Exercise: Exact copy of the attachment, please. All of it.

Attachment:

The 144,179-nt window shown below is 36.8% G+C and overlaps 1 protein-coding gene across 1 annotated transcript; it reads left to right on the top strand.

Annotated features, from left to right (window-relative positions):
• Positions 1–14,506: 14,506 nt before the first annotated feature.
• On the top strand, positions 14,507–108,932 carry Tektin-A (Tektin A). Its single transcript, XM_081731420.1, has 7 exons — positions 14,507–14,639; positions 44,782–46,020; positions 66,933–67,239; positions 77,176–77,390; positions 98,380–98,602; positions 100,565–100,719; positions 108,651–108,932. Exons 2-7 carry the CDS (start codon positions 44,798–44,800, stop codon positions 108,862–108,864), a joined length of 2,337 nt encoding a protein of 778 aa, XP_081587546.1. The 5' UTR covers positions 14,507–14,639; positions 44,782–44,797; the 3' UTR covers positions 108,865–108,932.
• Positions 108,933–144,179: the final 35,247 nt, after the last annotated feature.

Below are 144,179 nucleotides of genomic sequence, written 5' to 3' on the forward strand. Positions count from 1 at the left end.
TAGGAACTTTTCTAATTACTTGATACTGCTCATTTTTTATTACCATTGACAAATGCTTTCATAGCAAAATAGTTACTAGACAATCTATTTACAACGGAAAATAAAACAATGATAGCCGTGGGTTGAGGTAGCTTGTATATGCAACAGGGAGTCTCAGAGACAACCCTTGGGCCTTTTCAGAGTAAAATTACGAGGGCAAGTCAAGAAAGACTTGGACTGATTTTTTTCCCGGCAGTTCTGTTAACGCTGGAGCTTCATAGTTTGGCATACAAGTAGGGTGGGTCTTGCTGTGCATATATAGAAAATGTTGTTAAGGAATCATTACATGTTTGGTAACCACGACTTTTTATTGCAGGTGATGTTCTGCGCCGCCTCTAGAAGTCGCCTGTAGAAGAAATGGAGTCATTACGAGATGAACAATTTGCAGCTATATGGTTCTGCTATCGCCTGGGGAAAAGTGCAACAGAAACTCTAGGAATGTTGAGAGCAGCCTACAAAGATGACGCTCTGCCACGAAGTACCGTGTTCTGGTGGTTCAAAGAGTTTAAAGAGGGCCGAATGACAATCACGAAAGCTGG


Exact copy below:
The 144,179-nt window shown below is 36.8% G+C and overlaps 1 protein-coding gene across 1 annotated transcript; it reads left to right on the top strand.

Annotated features, from left to right (window-relative positions):
• Positions 1–14,506: 14,506 nt before the first annotated feature.
• On the top strand, positions 14,507–108,932 carry Tektin-A (Tektin A). Its single transcript, XM_081731420.1, has 7 exons — positions 14,507–14,639; positions 44,782–46,020; positions 66,933–67,239; positions 77,176–77,390; positions 98,380–98,602; positions 100,565–100,719; positions 108,651–108,932. Exons 2-7 carry the CDS (start codon positions 44,798–44,800, stop codon positions 108,862–108,864), a joined length of 2,337 nt encoding a protein of 778 aa, XP_081587546.1. The 5' UTR covers positions 14,507–14,639; positions 44,782–44,797; the 3' UTR covers positions 108,865–108,932.
• Positions 108,933–144,179: the final 35,247 nt, after the last annotated feature.

Below are 144,179 nucleotides of genomic sequence, written 5' to 3' on the forward strand. Positions count from 1 at the left end.
TAGGAACTTTTCTAATTACTTGATACTGCTCATTTTTTATTACCATTGACAAATGCTTTCATAGCAAAATAGTTACTAGACAATCTATTTACAACGGAAAATAAAACAATGATAGCCGTGGGTTGAGGTAGCTTGTATATGCAACAGGGAGTCTCAGAGACAACCCTTGGGCCTTTTCAGAGTAAAATTACGAGGGCAAGTCAAGAAAGACTTGGACTGATTTTTTTCCCGGCAGTTCTGTTAACGCTGGAGCTTCATAGTTTGGCATACAAGTAGGGTGGGTCTTGCTGTGCATATATAGAAAATGTTGTTAAGGAATCATTACATGTTTGGTAACCACGACTTTTTATTGCAGGTGATGTTCTGCGCCGCCTCTAGAAGTCGCCTGTAGAAGAAATGGAGTCATTACGAGATGAACAATTTGCAGCTATATGGTTCTGCTATCGCCTGGGGAAAAGTGCAACAGAAACTCTAGGAATGTTGAGAGCAGCCTACAAAGATGACGCTCTGCCACGAAGTACCGTGTTCTGGTGGTTCAAAGAGTTTAAAGAGGGCCGAATGACAATCACGAAAGCTGG